Have you heard of J-frame, Chief’s Special, or the Model 36?All those refer to the classic S&W Model 36 Chief’s Special revolver.Some argue that, back in the 50s, Smith and Wesson was distracted with the demand for service guns for police and military units and so neglected keeping up with Colt in the concealed carry handgun market.
So Smith beefed up their I frame and came up with a revolver, only slightly larger, that could handle the harder-hitting .38 round to finally gave Colt meaningful competition in the CCW arena.
The gun was unveiled at the International Association of Chiefs of Police in 1950 and the name, “Chief’s Special,” stuck.
In 1957, Smith and Wesson’s new J-frame wheel gun was renamed the Model 36, but I’ll just stick with calling it the Chief’s Special for this review.
The world of concealed handguns has not been the same since The Chief’s Special, and its many descendants and copies continue to be sold and carried today.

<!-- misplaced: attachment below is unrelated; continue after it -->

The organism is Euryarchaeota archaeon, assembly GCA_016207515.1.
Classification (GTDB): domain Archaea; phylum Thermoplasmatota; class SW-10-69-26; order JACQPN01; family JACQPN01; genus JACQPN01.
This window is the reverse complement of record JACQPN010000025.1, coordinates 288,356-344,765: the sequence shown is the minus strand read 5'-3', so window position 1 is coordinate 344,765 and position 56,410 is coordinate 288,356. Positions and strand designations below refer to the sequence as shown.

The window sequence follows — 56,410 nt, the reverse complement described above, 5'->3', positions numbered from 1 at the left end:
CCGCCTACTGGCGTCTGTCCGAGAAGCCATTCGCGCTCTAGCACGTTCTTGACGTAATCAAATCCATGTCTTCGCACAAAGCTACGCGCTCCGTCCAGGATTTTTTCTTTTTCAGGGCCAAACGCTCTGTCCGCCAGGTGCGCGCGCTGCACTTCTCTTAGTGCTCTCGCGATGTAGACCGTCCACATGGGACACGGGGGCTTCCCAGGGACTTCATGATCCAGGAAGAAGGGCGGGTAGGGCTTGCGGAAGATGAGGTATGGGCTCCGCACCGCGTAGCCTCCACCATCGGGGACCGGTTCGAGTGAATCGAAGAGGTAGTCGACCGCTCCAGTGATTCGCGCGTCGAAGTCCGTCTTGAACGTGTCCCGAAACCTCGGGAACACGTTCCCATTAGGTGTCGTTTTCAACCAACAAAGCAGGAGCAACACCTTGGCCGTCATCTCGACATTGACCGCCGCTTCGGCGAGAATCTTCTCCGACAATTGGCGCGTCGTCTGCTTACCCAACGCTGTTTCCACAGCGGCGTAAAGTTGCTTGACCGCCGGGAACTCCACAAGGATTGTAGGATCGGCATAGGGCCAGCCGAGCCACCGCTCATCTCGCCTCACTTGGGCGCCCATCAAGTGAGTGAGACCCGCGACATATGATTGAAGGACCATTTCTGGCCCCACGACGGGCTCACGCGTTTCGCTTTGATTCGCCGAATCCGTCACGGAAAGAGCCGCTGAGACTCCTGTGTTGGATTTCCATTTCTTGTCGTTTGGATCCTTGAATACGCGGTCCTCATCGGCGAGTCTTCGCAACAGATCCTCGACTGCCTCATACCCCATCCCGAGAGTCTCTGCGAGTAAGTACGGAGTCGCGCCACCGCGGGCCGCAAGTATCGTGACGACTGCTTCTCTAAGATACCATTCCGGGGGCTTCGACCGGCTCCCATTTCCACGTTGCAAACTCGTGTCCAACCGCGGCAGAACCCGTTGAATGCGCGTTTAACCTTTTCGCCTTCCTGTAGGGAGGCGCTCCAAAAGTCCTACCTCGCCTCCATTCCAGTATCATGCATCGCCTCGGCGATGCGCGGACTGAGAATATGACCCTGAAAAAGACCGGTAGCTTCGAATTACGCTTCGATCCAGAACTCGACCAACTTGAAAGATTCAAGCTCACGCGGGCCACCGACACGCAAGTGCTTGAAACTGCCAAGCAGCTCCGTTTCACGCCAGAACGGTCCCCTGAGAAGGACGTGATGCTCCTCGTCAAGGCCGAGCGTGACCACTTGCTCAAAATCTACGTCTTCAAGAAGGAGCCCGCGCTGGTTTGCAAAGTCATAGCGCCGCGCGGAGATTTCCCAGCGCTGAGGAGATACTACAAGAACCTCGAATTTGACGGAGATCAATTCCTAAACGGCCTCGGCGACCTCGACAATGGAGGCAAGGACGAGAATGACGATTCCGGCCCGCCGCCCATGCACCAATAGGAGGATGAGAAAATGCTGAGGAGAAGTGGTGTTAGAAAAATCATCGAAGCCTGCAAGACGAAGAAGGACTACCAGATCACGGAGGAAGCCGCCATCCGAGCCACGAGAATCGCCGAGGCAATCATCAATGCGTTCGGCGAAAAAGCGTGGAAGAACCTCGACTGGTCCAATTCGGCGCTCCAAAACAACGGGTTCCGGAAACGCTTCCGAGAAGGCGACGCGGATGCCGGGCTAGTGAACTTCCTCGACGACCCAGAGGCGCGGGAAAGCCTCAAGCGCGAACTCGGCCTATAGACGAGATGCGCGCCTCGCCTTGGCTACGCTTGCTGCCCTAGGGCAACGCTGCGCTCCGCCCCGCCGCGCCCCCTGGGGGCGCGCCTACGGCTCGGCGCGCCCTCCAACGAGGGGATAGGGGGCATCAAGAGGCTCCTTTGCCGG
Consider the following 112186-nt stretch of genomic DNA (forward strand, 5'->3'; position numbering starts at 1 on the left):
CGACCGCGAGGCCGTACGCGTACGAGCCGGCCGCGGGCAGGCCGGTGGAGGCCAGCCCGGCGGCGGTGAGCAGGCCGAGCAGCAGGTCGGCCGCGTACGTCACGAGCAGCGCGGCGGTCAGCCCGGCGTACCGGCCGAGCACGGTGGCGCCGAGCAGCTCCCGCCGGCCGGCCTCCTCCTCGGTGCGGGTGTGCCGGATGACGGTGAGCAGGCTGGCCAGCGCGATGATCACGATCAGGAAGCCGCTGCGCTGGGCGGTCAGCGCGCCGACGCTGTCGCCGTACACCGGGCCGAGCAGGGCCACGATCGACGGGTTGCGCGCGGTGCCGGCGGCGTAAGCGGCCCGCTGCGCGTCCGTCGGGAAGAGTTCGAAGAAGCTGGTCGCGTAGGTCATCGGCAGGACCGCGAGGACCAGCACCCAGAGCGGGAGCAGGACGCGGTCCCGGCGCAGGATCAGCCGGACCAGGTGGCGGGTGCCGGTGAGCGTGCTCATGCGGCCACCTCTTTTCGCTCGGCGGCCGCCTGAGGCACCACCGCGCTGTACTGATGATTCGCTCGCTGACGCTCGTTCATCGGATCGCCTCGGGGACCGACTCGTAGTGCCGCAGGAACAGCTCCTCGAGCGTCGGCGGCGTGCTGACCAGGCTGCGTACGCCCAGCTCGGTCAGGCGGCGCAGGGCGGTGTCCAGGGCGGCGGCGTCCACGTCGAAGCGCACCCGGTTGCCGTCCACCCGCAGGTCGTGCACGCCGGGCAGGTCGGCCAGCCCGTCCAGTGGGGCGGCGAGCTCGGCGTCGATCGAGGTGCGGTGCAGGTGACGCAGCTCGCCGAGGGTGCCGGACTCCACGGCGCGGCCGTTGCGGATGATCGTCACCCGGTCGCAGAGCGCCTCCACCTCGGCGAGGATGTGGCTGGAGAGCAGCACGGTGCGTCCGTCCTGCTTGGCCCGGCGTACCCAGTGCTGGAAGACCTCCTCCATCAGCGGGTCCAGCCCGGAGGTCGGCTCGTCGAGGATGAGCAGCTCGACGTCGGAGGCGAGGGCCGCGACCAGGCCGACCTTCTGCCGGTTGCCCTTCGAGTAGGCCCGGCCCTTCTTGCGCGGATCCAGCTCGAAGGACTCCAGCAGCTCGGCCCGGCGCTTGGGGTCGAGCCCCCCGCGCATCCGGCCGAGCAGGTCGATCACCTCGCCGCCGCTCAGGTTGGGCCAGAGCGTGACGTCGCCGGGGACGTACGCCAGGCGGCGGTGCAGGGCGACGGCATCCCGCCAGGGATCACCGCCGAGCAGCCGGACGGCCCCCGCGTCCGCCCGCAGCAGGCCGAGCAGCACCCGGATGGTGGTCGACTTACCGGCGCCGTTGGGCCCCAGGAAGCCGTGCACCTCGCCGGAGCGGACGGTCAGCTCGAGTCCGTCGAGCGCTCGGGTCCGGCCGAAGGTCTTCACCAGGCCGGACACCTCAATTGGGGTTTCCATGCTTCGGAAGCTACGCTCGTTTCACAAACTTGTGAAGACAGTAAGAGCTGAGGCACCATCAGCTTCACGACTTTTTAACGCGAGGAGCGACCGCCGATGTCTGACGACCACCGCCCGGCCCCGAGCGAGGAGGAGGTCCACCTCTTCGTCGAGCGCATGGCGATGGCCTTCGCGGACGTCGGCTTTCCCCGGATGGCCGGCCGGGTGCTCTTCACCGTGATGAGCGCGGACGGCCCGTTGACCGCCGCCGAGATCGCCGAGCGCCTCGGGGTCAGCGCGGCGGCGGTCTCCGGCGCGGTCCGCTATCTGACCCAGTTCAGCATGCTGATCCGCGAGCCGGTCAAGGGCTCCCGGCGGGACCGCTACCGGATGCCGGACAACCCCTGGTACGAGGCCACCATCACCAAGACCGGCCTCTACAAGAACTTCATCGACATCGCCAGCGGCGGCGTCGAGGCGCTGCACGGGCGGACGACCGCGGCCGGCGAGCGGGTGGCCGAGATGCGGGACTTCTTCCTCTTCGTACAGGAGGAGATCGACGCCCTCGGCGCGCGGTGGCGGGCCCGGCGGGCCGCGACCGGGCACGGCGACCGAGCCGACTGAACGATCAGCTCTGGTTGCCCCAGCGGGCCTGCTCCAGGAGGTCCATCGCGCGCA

The Chief’s Special is a conventional double action revolver with an exposed hammer that allows for both single action (cocking the hammer and pulling the trigger) and double action (pulling the trigger without cocking the hammer).
Its also features S&W’s conventional swing-out cylinder that holds five .38 Special rounds.Finishes and grips have varied over the years, but the traditional model featuers walnut grips and a blued finish.New production models run about 0 but a good vintage model can be had for as little as 0.Shooting As a concealed carry gun, the Chief’s Special was designed to save lives.Its small frame and approximate 20 ounce weight is easy to tote around.The walnut grips make for a snag-free draw and fire.